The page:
You are here

Valuations up, China Sunsine no longer ponders delisting


WITH its shares at a historic high, S-chip China Sunsine is no longer thinking about delisting from the Singapore Exchange (SGX), said chief executive officer Liu Jing Fu.

China Sunsine, which was listed in Singapore almost 10 years ago, last considered leaving between 2010 and 2013, when earnings were weighed down by research and development (R&D) expenses for an anti-oxidant product and valuations stayed subdued. But in 2014, 2015 and 2016, net profit at China Sunsine, a speciality rubber chemicals manufacturer which supplies major tyre makers like Bridgestone and Hangzhou Zhongce, recovered to around or over 200 million yuan (S$40.5 million) a year, while earnings multiples rose. The company paid off all its bank borrowings in 2016.

"Our biggest challenge is still ourselves. With the rapid development of the company, we have to raise the quality of our staff," Mr Liu, talking in Mandarin, told The Business Times.

Market voices on:

Mr Liu was speaking after the annual general meeting and first quarter results briefing of China Sunsine.

China Sunsine makes rubber accelerators, which are chemicals used to speed up the vulcanisation or curing process of rubber. It also makes insoluble sulphur and anti-oxidants used in the curing process.

Net profit for the first three months ended March 31, 2017, which is typically its weakest quarter, rose 70 per cent to 57.2 million yuan from 33.6 million yuan a year ago.

Revenue was up 29 per cent to 574.6 million yuan from 445.1 million yuan a year ago, driven by increases in sales volumes and average selling prices. Tyre prices rose as rubber prices went up, leading to increased demand for chemicals from China tyre makers, the company said.

It said it was also able to take some market share from competitors affected by stringent environmental protection standards imposed by authorities.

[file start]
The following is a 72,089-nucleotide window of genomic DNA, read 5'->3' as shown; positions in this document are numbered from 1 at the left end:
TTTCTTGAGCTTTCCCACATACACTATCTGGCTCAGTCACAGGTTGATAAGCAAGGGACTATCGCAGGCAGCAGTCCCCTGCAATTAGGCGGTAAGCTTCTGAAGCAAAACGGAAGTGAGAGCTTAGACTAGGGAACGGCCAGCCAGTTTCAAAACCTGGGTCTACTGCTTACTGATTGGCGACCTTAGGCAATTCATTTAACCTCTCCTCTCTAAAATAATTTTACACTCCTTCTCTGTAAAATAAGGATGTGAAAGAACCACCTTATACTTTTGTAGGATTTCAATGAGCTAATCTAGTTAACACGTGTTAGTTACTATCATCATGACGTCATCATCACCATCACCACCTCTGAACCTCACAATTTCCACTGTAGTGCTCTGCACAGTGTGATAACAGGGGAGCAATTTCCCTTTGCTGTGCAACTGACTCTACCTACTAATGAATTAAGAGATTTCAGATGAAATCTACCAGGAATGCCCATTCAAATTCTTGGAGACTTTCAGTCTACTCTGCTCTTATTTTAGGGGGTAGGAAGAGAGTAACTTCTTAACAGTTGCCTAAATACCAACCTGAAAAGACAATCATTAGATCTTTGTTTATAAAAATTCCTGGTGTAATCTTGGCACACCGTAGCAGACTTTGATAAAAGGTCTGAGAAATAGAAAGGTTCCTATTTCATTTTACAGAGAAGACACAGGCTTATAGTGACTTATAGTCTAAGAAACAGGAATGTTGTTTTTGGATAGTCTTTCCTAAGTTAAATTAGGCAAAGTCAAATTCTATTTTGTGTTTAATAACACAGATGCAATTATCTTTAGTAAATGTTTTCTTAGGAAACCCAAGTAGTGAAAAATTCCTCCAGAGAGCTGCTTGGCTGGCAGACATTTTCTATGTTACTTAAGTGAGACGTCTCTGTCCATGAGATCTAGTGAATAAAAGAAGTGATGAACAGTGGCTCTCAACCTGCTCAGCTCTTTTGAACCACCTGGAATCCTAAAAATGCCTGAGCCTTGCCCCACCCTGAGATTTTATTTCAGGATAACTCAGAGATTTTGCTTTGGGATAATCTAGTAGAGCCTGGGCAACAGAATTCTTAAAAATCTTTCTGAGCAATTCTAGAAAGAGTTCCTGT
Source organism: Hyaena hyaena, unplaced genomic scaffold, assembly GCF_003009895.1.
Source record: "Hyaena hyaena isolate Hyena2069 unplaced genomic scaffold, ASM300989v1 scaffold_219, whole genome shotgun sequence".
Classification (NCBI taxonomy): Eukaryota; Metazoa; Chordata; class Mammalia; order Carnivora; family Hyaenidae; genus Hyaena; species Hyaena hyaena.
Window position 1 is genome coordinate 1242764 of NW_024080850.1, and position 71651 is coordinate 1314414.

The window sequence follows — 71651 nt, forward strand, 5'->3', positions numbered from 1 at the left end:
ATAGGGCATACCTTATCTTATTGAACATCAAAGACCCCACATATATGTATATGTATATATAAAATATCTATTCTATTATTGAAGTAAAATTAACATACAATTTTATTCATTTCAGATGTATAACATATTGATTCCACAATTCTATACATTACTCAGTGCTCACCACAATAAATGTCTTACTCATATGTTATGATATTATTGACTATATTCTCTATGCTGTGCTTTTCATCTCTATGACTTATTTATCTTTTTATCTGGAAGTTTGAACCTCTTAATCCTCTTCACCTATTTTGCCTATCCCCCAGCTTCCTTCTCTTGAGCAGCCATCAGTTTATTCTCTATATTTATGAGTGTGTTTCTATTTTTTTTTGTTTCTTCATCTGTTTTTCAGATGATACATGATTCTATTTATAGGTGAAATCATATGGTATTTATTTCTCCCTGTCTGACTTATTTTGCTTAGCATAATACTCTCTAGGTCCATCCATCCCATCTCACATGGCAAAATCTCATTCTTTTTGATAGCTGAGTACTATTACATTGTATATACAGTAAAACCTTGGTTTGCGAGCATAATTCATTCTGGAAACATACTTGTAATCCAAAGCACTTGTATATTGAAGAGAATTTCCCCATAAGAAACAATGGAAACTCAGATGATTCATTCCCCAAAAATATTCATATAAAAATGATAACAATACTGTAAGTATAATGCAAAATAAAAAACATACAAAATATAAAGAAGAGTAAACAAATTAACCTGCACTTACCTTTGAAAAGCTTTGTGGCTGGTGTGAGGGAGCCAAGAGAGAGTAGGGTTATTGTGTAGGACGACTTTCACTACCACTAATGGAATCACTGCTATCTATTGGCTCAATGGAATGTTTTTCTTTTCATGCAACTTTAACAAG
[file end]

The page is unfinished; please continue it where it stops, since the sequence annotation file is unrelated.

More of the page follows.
Gross profit margin inched up to 24.4 per cent compared to 24.2 per cent a year ago, but was lower than 27.2 per cent a quarter ago due to more lower-margin anti-oxidants sold.

Over 33,000 tonnes of chemicals were sold in the quarter, 10 per cent more compared to over 30,000 tonnes a year ago and down slightly from over 34,000 tonnes a quarter ago.

Total annual production capacity this year of its three main segments of accelerators, insoluble sulphur and anti-oxidants is expected to rise to 172,000 tonnes at end-2017, from 152,000 tonnes in 2014 to 2016.

China Sunsine has been investing to expand its capacity in making TBBS rubber accelerators, with commercial production of a Phase I 10,000-tonne line expected to begin in the second half of the year.

These accelerators are in demand due to an increase in popularity of radial tyres in China, chief financial officer Tong Yiping said.

Asked about the likelihood of overcapacity in this segment, he said TBBS accelerators are harder to make, discouraging competitors.

The company last traded at S$0.80, double its initial public offering price of S$0.39. Net asset value at end-March was S$0.62.